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The thing about character flaws is that people who have them will often think they are assets. Its possible you are looking at all your character's attributes and imagining them to all be positive assets. Perhaps you could look again, because it's up to you as a storyteller to pontificate on any issue, and not necessarily pass judgment in the most obvious manner. Ask yourself if there is a dark side or a weakness inherent in these attributes, then use your story world to bring that idea to life. In other words, think: my character is this, but the world needs that.

You could put a negative spin (via the story) on pretty much everything you stated. He's lazy, naive, cut off from the world's problems (purposely). He thinks everything's going to be fine, everyone's nice deep down, and the world doesn't need his input anymore. He's a physical guy, a gentle giant, when the world needs a cynical manipulator.

Of course, this may lead to a somewhat dark story. You might prefer to build a world where your hero's niceness, strength etc. are the solutions to the overall issue, and then work backwards to create reasons why he is initially unable to deploy those attributes. Those could be your flaws. Perhaps he has a learned behaviour to hide his niceness from all but his closest friends, or perhaps the world* perceives them as weakness, and he (wrongly) agrees, leading to his isolation.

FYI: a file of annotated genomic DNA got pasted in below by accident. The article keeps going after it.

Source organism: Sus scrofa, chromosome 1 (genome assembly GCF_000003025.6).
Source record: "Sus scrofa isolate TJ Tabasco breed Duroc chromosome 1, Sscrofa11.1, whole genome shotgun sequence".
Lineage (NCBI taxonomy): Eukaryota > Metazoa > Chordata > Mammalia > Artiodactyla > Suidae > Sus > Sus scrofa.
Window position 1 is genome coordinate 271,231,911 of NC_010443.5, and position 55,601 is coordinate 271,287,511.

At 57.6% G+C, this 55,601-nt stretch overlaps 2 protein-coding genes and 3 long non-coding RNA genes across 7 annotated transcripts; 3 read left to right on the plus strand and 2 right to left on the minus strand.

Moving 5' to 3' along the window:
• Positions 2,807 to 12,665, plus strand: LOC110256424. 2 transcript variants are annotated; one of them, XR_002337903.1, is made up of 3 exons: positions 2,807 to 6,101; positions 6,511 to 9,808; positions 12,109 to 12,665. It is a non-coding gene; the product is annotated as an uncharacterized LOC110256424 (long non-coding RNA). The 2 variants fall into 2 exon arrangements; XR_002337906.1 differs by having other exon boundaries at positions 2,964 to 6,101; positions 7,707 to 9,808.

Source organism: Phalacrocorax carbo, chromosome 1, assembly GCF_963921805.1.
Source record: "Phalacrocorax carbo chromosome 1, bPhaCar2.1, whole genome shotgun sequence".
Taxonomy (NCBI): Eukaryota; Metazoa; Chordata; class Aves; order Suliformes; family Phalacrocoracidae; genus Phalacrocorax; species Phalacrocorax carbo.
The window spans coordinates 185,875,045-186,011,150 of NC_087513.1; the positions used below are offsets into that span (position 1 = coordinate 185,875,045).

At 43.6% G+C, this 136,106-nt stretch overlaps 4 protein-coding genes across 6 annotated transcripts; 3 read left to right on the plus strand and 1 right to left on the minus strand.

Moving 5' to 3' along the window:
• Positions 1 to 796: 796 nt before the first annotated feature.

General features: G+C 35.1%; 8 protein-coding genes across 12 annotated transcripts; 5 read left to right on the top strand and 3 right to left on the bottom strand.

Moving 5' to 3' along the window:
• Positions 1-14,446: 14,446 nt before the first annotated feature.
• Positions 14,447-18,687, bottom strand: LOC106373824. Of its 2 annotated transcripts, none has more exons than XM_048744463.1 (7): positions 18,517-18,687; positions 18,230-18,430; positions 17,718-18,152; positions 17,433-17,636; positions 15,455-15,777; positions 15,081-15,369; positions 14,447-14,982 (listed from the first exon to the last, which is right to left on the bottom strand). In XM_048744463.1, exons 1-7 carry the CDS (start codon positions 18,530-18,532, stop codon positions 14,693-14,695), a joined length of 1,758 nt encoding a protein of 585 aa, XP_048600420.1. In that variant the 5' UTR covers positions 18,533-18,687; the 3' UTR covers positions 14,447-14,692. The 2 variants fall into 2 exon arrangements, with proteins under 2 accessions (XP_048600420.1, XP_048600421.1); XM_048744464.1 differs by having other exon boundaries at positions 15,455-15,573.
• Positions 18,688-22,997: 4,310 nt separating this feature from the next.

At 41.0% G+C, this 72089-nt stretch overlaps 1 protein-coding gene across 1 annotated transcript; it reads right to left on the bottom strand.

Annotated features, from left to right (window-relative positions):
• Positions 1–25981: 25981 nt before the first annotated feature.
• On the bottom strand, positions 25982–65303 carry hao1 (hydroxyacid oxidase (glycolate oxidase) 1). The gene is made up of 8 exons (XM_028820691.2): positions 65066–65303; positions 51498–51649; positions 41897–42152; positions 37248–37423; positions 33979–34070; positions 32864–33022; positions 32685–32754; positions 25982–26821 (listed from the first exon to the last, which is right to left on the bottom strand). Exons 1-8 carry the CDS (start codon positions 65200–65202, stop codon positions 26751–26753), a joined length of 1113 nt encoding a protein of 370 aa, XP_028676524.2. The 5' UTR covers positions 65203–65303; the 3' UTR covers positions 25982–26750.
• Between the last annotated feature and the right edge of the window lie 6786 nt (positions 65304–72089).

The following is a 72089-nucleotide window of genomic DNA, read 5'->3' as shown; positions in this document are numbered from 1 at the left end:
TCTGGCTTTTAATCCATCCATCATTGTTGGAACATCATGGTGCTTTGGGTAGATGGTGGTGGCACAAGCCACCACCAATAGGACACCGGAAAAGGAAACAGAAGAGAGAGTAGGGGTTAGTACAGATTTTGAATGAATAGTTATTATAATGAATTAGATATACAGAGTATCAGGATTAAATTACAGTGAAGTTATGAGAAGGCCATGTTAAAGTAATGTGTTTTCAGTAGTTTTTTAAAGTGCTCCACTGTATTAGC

*And when I refer to 'the world' I mean the most influential characters in your story, or the 'problem-space' not necessarily everybody in the story.

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Someone who is "extremely nostalgic for his old life and is often overlooked or forgotten by other characters" has trouble fitting into the modern world.

That's not necessarily a "flaw," but will certainly be seen as such by more "with it " people. More to the point, that is a character trait that will irritate others in a manner that will create the conflict you want. At least when he exerts himself and tries to make himself "relevant" to people who would rather not regard him as such.

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Ask his wife

Either you're so much inside his head that you're not seeing him the way others do, or you're an outsider suffering from hero worship. You need to get into other people's heads and see him from different angles.

His wife knows (mostly) all his flaws. She may love him anyway, but she'll know what he's like to live with.

His kids (if any) will have a different version of him, and will see flaws their mom missed. If there's more than one kid, they'll have different sets of pros and cons.

Go around his town and ask others he interacts with. Not everyone will know his hero past. Is he grumpy with kids? Rude to service workers? Tips badly? Yells at jaywalkers? Or just completely forgettable?

Ask his family of origin. Do they live in the town or are they glad to only see him once a year or so? Or maybe never? Why is that?

Don't worry about finding his "tragic flaw" or whatever the English teachers tell you he has to have. Your goal of making him well rounded and realistic is a good one. Not everyone in real life is super flawed; maybe a few quirks is all he has. But chances are you'll get a different story if you look through the eyes of various characters, not just his or the narrator's/author's.